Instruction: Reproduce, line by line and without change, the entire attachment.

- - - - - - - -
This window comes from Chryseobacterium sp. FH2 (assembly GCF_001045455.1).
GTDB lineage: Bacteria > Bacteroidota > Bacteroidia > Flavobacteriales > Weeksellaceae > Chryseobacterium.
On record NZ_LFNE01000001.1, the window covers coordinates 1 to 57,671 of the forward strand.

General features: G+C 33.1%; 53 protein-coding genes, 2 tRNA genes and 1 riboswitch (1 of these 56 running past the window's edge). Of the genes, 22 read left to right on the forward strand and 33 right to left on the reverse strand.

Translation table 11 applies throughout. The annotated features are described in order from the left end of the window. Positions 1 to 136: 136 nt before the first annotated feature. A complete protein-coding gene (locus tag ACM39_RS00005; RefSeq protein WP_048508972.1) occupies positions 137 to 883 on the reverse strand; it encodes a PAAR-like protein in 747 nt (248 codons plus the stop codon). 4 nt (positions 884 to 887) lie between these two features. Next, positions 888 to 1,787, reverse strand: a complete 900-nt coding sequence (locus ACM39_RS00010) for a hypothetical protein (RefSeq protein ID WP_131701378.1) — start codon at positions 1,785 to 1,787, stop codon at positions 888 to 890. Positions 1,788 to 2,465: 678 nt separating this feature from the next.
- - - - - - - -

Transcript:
This window comes from Chryseobacterium sp. FH2 (assembly GCF_001045455.1).
GTDB lineage: Bacteria > Bacteroidota > Bacteroidia > Flavobacteriales > Weeksellaceae > Chryseobacterium.
On record NZ_LFNE01000001.1, the window covers coordinates 1 to 57,671 of the forward strand.

General features: G+C 33.1%; 53 protein-coding genes, 2 tRNA genes and 1 riboswitch (1 of these 56 running past the window's edge). Of the genes, 22 read left to right on the forward strand and 33 right to left on the reverse strand.

Translation table 11 applies throughout. The annotated features are described in order from the left end of the window. Positions 1 to 136: 136 nt before the first annotated feature. A complete protein-coding gene (locus tag ACM39_RS00005; RefSeq protein WP_048508972.1) occupies positions 137 to 883 on the reverse strand; it encodes a PAAR-like protein in 747 nt (248 codons plus the stop codon). 4 nt (positions 884 to 887) lie between these two features. Next, positions 888 to 1,787, reverse strand: a complete 900-nt coding sequence (locus ACM39_RS00010) for a hypothetical protein (RefSeq protein ID WP_131701378.1) — start codon at positions 1,785 to 1,787, stop codon at positions 888 to 890. Positions 1,788 to 2,465: 678 nt separating this feature from the next.